By 2008, the shadows of these tragedies began to recede. In March of that year, I took a bus trip through Tennessee, Mississippi, and Alabama, billed as a Southern Civil Rights Tour. That trip tilted my life on its axis.
Growing up in a Sundown Town (intentionally all-white community) in Northwest Arkansas, I lived in a bubble that insulated me from efforts to integrate and the voting rights and civil rights movements. I had heard about Martin Luther King, Jr., and honestly didn’t like him all that much. Although my parents, especially my mom, spoke to me about how she didn’t understand why people around here didn’t like Black people, I know that some of the racism that surrounded me every day seeped into my psyche.
After leaving Arkansas, I worked to eradicate as much of these racist ideas from my mind as possible, but this trip, the Southern Civil Rights Tour, grounded me in a way that no other work had. Talking with people who had been involved in the Movement, walking in their footsteps, and seeing the landscapes that birthed so much courage, changed me.
When the organizers, the Rev. Dr. Gordon Gibson and his wife Judy, announced that this was their last tour—that they had accomplished what they had set out to do—two other participants and I, along with the woman assisting the Gibsons with logistics, begged them to lead one more. They agreed, introducing us to their contacts and teaching us how to take the reins. As I write this, fifteen years have passed, the Gibsons are still involved, and we’re running more trips every year, tours that we now call pilgrimages. In upcoming stories, you’ll meet two co-founders of the Living Legacy Project and two veterans of the Movement I’ve met through Living Legacy Pilgrimages.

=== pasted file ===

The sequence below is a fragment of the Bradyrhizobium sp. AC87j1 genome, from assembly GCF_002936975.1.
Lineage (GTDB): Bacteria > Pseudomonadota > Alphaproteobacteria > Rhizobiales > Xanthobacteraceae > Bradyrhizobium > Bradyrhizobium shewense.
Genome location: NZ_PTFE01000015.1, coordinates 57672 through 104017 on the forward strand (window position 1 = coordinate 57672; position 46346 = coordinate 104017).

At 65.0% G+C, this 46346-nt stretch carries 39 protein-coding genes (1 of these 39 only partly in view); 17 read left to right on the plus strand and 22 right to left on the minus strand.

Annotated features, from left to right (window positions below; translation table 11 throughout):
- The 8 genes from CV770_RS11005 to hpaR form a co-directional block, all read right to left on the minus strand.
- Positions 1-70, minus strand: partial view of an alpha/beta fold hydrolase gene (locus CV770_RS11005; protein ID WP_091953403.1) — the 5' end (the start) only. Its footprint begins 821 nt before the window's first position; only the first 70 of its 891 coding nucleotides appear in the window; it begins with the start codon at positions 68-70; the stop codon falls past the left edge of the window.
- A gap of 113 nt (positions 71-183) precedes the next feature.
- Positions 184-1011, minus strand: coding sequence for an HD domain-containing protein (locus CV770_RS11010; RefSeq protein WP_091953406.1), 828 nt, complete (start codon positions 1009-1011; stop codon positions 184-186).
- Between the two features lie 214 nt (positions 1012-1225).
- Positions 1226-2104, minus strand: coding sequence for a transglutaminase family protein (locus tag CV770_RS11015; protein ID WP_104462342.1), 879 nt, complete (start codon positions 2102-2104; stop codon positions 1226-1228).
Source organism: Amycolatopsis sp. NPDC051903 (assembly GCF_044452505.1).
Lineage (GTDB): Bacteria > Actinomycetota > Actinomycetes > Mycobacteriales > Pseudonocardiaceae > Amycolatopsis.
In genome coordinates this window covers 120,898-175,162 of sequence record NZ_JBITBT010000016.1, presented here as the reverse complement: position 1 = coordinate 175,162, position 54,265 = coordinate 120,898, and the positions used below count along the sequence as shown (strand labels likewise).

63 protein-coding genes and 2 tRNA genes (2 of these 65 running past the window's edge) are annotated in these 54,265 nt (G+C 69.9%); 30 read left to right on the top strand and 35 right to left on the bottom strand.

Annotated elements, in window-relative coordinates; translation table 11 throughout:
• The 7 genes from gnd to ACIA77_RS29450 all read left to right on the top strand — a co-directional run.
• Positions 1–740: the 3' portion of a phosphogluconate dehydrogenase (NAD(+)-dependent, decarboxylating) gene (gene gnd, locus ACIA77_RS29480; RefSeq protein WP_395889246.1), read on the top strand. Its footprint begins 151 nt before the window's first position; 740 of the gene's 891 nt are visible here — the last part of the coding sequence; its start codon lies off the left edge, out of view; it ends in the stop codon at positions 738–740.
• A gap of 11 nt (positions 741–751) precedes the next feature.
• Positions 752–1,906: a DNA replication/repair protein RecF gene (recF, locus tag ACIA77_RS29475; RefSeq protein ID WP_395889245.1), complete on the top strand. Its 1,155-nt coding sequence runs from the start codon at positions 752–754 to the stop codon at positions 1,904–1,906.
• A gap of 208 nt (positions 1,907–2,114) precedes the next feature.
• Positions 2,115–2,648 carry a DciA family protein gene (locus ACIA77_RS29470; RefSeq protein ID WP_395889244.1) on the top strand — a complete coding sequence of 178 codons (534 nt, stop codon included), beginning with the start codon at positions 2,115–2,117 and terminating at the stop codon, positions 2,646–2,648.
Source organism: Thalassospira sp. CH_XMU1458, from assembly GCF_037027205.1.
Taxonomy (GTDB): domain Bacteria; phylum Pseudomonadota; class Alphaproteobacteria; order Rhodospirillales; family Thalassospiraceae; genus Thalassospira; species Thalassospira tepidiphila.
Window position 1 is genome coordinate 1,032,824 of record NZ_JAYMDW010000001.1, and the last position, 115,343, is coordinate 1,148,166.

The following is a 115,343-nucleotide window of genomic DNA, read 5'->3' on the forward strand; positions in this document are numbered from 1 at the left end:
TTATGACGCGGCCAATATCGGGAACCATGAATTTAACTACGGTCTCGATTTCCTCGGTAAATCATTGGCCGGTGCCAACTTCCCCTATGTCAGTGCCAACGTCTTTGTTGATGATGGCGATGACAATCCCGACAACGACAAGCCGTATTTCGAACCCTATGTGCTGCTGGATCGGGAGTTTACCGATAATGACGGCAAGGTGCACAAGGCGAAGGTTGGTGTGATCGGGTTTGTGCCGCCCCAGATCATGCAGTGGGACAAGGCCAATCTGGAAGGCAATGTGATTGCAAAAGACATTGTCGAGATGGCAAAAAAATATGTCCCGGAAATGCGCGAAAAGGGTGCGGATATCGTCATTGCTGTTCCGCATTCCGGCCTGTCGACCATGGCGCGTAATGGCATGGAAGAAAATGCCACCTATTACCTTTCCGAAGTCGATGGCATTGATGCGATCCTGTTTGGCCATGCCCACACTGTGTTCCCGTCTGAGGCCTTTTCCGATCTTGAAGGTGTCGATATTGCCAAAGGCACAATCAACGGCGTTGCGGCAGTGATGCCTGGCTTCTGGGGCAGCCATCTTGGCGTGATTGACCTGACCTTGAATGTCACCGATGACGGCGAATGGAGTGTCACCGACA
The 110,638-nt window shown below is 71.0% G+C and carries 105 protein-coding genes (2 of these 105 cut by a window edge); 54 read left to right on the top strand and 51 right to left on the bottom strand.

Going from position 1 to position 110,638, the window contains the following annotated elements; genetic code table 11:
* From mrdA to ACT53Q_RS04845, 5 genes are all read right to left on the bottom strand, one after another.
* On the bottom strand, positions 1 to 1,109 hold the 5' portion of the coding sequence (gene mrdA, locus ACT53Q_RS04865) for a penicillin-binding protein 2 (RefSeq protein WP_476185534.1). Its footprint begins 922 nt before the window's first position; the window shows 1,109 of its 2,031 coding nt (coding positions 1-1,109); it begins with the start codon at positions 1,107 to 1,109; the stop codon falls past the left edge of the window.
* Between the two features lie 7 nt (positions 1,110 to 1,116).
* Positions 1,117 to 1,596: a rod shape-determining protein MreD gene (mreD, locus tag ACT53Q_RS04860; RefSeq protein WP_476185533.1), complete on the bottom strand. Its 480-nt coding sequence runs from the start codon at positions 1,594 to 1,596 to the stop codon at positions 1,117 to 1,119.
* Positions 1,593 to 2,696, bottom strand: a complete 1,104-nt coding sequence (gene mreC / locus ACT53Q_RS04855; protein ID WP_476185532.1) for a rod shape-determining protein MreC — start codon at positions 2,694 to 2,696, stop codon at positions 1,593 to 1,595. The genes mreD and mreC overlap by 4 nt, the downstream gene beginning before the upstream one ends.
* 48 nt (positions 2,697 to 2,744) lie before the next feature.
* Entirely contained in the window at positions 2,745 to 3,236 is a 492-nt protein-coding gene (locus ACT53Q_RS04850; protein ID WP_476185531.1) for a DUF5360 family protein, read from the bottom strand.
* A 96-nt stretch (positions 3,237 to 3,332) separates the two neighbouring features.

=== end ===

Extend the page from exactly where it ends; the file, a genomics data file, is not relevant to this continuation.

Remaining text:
The third cataclysmic event of the 2000s that significantly shook my life happened on July 27, 2008, when a gunman entered Tennessee Valley Unitarian Universalist Church in Knoxville, TN, and opened fire on a Sunday morning church service, killing two people and wounding six others. It was one of the first mass shootings in a church, and it attracted national and international attention.
In my role as District Executive for the UUA, I arrived there the evening of the shooting and didn’t leave for two weeks. I returned many times over the next two years to help manage the response, including establishing a fund to assist victims and their families. It was some of the most significant work I did during my years with the UUA. I will share a story of one of the victims through the eyes of her two sisters that caused me to grapple with the meaning of hell in a way I had never viewed it before.
And finally, this decade that had been filled with unspeakable tragedy ended with one of the most exhilarating encounters of my life. I met the woman who would become my wife. I had planned to include Wendy as the very last story of this series, but at her suggestion (as my editor-in-chief), I’ve moved her into the 2000’s, at the time we met. However, as with many of the women I’m writing about, I fully expect her influence will continue until one of us, presumably me (since I’m fifteen years older), leaves this earthly realm.